Kindness is one of those paradoxes – we become happier by making other people happier.
This sounds a little weird, right? Usually, when we think of being kind to someone, for example to a friend, we think how that friend can benefit from our actions. But we may also gain from being nice to others, too!
This article will show you the benefits of being kind and suggest some acts of kindness you can add to your daily life.
Benefits of being kind to others
There are many ways of being kind – you can donate, help, volunteer, or anything else that comes to your mind, but each one has benefits for you.
Acting kindly helps you relax and makes you feel good. It is shown that giving to others makes us happier . We’re even happier when we’re buying things for others rather than buying things for ourselves. However, buying things for others is just one way to be kind – you can smile, pay a compliment, and much more. For example, helping others elevates our mood, makes us happier and more optimistic. These feelings may last for days!
Fewer negative emotions.
In the same way that kindness elicits positive emotions, it reduces negative emotions . If you are kind, you’ll feel less stress – you’re less likely to feel anger, sadness, or fear.
Did you know that negative emotions are often harmful to health? Conversely, positive emotions are linked to better health. So kindness has its positive side effects on your health and well-being. It strengthens the immune system and enhances psychological and physical resilience. .
People are drawn to others who are kind and look for this attribute in their romantic relationships and friendships . If we think about this in a school context, it’s good to know that prosocial behavior boosts peer acceptance and popularity . It also reduces the likelihood of being bullied.
Kindness is contagious.
Did you know that observers of a kind act may benefit, too? While witnessing a kind act, the watcher experiences a warm feeling, called elevation, which motivates them to behave positively and helpfully . When you’re being nice to someone, you benefit not just the two of you; you help spread kindness. This way you influence the world for good!
How to be kind to others?
Kindness doesn’t have to be about money – you can give your time or things you don’t use anymore, help someone, call or text others, etc. Think about what you’re comfortable doing, what is okay for you. Every smile, every thoughtful act counts!
Yet, sometimes it’s hard to start. It helps if you think about small kind acts and write down ideas that cross your mind. Think what could you do today, tomorrow, or on some special day. That way, you’ll more likely spot opportunities when they come up. You could also set out with the intention to perform a kind of act, like, “I’m not coming home until I’ve done something nice for someone else.” Intentional acts set the habit to see other opportunities in the future. Also, you can ask your friends or family members to join you. This way you can exchange ideas, do some things together, and support each other.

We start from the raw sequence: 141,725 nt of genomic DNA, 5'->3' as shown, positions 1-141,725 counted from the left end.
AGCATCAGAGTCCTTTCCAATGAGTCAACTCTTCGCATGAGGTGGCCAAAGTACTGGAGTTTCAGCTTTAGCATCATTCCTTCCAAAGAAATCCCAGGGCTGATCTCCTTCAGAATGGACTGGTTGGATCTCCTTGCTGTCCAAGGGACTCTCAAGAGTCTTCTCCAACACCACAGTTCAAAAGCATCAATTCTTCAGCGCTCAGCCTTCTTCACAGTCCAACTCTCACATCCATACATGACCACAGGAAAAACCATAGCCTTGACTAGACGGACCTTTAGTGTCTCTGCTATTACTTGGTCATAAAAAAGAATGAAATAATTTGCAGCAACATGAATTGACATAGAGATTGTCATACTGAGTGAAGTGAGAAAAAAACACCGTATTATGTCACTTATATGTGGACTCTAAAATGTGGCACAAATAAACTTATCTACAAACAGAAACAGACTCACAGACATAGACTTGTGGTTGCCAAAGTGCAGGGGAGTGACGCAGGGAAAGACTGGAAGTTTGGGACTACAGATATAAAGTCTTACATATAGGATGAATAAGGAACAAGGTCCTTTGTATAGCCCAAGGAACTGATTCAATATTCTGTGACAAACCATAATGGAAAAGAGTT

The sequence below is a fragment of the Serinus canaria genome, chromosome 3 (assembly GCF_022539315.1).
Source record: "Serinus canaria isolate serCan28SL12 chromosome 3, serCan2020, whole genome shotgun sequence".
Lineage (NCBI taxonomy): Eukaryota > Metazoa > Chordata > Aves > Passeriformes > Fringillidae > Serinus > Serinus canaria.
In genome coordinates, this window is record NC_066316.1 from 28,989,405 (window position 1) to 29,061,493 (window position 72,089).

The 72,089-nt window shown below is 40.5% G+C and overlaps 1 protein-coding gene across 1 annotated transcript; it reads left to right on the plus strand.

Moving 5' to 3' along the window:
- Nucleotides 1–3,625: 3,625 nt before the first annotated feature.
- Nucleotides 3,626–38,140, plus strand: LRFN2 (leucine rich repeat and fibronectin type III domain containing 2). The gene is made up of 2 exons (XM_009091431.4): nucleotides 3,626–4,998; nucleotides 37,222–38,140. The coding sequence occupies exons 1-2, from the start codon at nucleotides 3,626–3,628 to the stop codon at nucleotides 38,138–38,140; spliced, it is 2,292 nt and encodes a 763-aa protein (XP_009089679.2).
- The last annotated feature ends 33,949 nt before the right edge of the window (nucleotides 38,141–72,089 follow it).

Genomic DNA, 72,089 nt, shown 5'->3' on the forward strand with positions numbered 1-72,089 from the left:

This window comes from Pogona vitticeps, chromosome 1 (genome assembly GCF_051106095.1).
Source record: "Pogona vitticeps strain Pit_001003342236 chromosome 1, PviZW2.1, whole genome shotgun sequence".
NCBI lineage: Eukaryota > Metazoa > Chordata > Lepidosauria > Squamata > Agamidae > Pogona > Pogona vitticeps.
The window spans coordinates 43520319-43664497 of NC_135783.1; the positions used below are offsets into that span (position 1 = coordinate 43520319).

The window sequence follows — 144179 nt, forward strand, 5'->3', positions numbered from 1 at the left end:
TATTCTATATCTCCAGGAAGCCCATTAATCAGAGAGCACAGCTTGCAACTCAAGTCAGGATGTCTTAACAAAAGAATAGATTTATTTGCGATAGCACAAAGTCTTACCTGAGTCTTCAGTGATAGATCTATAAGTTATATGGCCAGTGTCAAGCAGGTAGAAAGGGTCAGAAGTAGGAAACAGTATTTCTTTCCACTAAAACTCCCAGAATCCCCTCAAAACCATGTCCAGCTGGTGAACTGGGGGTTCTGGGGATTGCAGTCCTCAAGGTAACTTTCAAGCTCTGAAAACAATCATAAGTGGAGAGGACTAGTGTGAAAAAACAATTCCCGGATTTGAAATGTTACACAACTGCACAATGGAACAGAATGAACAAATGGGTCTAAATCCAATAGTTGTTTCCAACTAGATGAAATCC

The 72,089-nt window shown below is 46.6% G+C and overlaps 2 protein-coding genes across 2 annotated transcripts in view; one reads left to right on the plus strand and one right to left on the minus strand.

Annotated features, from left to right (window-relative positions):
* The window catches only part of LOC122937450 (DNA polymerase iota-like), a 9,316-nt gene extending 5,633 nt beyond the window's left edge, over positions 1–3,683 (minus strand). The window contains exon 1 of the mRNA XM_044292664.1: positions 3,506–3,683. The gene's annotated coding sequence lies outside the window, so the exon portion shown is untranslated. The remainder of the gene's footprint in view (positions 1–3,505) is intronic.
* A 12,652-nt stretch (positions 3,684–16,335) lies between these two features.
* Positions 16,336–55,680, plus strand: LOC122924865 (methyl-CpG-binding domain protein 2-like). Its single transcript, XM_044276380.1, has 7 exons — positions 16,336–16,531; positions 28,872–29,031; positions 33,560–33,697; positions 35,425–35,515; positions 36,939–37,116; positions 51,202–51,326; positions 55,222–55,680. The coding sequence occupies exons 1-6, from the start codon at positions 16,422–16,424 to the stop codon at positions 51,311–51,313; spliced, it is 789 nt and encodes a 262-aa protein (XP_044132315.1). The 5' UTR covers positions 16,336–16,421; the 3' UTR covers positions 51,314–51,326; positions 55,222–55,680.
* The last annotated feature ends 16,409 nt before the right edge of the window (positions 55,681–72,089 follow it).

Here are some ideas to get you started:
Hold a door open at a store for someone.
Share your lunch with a friend who forgot theirs.
Offer to help your younger siblings with their homework.
Tell your parents how much you love them.
Do a chore you usually don’t do.
Let somebody know you appreciate their help. Show appreciation of others in general.
Give an authentic compliment.
Say please, thank you, and sorry and really mean it.
Volunteer your time for a charity.
Be kind to yourself
Authentic kindness matters. Think about what you appreciate in others. Of course, don’t feel like you need to do more than you can do. Be kind to yourself too!
Being kind to yourself is equally important as being kind to others, sometimes even more so. However, experience suggests people are often much harsher and unkind toward themselves than they would ever be to others they cared about, or even to strangers . But we all should be treated with kindness and caring and you need to treat yourself with the same compassion you extend to everyone else.
So, don’t forget – build a relationship with yourself, befriend yourself. Show kindness and understanding to yourself rather than harsh judgment and self-criticism, especially in instances of pain or failure.
 Algoe, S. B., & Haidt, J. (2009). Witnessing excellence in action: The ‘other-praising’ emotions of elevation, gratitude, and admiration. The journal of positive psychology, 4(2), 105-127.
 Dunn, E. W., Aknin, L. B., & Norton, M. I. (2008). Spending money on others promotes happiness. Science, 319(5870), 1687-1688.
 Layous, K., Nelson, S. K., Oberle, E., Schonert-Reichl, K. A., & Lyubomirsky, S. (2012). Kindness counts: Prompting prosocial behavior in preadolescents boosts peer acceptance and well-being. PloS one, 7(12), e51380.
 Neff, K. (2003). Self-Compassion: An Alternative Conceptualization of a Healthy Attitude Toward Oneself. Self & Identity, 2(2), 85.
 Post, S. G. (2005). Altruism, Happiness, and Health: It’s Good to Be Good. International Journal Of Behavioral Medicine, 12(2), 66-77.
 Sprecher, S., & Regan, P. C. (2002). Liking some things (in some people) more than others: Partner preferences in romantic relationships and friendships. Journal of Social and Personal Relationships, 19(4), 463-481.
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